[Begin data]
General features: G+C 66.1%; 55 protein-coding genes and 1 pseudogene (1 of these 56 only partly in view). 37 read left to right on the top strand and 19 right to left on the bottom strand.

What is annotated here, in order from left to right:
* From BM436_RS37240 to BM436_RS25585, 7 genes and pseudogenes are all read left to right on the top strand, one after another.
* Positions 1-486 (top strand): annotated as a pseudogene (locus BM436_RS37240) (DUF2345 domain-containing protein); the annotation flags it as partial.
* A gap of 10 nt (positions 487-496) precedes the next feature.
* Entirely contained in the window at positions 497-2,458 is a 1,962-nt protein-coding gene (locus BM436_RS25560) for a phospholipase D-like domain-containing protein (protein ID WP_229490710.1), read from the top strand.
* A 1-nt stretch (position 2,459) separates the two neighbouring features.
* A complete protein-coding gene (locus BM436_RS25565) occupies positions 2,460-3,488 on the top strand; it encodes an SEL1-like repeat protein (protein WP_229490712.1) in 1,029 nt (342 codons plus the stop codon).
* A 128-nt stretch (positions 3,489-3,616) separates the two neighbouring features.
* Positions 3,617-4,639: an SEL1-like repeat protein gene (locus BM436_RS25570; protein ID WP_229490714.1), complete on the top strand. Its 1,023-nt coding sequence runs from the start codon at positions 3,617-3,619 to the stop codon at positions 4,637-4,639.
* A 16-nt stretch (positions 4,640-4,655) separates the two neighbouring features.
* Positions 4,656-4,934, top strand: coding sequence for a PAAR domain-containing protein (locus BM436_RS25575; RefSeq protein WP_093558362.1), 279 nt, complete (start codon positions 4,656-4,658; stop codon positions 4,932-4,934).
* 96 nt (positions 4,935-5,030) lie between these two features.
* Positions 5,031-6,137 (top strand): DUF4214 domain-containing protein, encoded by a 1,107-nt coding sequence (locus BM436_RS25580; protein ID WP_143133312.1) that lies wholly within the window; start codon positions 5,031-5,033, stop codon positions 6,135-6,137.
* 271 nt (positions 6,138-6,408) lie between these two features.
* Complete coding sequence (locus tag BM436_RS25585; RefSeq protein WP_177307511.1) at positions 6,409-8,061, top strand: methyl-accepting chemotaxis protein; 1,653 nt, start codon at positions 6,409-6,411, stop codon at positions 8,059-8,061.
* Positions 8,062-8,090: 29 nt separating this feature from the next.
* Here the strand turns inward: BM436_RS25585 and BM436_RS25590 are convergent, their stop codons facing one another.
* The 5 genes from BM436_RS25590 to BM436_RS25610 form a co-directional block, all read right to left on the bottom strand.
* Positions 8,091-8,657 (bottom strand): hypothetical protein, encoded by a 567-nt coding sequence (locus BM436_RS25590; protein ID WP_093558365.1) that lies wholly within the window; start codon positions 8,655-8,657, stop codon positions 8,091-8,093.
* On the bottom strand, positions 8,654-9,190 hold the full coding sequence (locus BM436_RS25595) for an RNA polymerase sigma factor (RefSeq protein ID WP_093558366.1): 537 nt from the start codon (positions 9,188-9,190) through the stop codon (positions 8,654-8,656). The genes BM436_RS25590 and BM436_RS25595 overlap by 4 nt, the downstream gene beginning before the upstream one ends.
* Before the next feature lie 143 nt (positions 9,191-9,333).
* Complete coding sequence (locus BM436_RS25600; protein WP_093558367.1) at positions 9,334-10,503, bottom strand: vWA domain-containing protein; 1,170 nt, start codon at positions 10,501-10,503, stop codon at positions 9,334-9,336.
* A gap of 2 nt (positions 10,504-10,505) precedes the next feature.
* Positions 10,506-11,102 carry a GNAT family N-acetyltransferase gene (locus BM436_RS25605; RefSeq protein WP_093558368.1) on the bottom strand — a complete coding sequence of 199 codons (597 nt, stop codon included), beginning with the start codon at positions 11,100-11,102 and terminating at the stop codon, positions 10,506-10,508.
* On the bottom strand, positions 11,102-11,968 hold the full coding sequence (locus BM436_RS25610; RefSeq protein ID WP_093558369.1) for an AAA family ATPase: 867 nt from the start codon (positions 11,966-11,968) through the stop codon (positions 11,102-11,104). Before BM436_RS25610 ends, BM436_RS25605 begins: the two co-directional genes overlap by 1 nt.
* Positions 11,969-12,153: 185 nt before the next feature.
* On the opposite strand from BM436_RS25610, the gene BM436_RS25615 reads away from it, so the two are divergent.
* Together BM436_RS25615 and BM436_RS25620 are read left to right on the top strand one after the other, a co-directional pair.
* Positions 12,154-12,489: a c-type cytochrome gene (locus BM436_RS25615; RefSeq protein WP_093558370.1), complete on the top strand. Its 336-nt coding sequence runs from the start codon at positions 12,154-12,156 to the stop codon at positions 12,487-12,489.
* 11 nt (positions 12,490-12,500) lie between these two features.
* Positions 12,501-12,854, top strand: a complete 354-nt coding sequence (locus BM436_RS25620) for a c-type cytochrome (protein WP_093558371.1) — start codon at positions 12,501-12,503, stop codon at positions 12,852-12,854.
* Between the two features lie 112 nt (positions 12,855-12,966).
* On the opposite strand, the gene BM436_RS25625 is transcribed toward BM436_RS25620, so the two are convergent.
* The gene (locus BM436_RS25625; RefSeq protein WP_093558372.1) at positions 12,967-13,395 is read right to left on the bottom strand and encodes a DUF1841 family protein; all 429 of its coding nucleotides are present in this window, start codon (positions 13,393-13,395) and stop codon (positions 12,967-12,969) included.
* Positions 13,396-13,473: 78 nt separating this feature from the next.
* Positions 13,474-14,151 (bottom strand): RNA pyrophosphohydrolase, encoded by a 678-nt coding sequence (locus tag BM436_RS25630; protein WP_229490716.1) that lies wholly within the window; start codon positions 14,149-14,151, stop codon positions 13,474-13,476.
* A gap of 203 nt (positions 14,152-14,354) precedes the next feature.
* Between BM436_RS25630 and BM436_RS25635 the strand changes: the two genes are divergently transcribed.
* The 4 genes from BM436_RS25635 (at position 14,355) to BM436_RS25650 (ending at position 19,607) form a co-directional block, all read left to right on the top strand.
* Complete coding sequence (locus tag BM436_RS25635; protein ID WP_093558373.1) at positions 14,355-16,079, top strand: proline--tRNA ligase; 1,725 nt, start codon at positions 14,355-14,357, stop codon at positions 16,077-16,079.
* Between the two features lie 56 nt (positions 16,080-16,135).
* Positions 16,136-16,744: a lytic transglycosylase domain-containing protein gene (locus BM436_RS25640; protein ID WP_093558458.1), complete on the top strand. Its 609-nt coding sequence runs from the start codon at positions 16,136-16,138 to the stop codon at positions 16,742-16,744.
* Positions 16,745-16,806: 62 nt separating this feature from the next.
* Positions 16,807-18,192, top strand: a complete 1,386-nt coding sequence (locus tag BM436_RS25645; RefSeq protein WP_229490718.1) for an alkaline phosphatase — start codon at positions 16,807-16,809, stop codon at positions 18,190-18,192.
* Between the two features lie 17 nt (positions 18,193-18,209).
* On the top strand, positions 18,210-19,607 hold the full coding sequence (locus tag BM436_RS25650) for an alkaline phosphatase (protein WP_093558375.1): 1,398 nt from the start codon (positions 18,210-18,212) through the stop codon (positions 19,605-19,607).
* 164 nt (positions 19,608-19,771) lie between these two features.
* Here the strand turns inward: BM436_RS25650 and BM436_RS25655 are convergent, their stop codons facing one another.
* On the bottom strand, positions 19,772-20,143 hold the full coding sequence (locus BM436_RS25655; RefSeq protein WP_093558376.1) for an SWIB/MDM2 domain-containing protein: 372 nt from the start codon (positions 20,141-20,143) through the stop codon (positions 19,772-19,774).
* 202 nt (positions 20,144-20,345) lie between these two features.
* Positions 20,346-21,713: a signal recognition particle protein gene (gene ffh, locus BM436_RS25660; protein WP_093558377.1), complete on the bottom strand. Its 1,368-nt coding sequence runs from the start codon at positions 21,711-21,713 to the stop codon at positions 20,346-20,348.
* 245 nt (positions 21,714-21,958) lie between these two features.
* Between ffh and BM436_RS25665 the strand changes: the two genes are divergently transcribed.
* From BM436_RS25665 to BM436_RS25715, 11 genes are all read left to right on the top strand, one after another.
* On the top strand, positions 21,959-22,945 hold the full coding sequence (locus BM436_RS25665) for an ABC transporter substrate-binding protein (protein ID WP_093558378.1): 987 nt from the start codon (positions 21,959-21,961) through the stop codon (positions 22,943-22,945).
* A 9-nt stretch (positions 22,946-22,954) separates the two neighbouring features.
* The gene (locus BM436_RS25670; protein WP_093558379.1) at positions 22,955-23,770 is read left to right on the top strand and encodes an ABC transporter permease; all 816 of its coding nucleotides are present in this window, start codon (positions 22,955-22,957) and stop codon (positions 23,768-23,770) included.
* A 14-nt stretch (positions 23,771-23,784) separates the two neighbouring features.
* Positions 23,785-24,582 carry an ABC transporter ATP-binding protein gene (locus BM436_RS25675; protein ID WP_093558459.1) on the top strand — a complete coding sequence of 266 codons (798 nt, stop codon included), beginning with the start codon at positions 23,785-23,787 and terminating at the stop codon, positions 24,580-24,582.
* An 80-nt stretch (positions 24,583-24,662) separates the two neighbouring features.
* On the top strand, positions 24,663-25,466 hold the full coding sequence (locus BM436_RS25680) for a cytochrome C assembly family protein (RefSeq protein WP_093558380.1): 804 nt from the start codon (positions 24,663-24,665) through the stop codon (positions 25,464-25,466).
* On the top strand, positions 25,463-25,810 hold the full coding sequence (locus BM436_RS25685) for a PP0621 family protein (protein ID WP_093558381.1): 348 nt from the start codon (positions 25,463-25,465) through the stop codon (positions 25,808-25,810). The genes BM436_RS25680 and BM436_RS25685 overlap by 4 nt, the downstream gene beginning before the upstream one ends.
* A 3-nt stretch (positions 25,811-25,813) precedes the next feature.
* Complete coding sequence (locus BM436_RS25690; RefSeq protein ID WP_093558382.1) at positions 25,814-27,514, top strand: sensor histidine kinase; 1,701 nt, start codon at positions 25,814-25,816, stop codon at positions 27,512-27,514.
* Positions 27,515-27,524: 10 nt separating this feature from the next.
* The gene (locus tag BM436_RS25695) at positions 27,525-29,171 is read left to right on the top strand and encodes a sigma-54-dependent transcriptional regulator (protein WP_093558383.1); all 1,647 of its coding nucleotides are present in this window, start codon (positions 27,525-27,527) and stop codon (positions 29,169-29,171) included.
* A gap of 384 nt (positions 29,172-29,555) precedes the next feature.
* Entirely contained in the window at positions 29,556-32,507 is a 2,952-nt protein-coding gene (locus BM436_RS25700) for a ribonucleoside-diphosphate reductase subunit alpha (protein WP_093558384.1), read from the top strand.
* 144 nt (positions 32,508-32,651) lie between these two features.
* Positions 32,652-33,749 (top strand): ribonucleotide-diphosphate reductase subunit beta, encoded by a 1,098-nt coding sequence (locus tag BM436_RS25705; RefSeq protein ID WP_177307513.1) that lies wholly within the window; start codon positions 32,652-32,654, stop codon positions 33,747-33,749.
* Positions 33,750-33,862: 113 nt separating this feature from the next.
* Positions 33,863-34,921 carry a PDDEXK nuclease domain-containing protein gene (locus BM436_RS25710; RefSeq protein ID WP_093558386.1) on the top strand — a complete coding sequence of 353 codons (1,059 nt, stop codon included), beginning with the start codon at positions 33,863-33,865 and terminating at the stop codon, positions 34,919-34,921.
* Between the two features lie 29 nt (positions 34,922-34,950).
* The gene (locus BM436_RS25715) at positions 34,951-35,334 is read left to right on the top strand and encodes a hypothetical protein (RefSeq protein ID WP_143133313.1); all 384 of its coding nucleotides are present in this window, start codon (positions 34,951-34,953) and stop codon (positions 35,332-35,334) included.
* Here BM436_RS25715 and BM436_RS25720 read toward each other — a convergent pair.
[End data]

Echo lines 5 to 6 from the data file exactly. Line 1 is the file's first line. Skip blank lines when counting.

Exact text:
* A gap of 10 nt (positions 487-496) precedes the next feature.
* Entirely contained in the window at positions 497-2,458 is a 1,962-nt protein-coding gene (locus BM436_RS25560) for a phospholipase D-like domain-containing protein (protein ID WP_229490710.1), read from the top strand.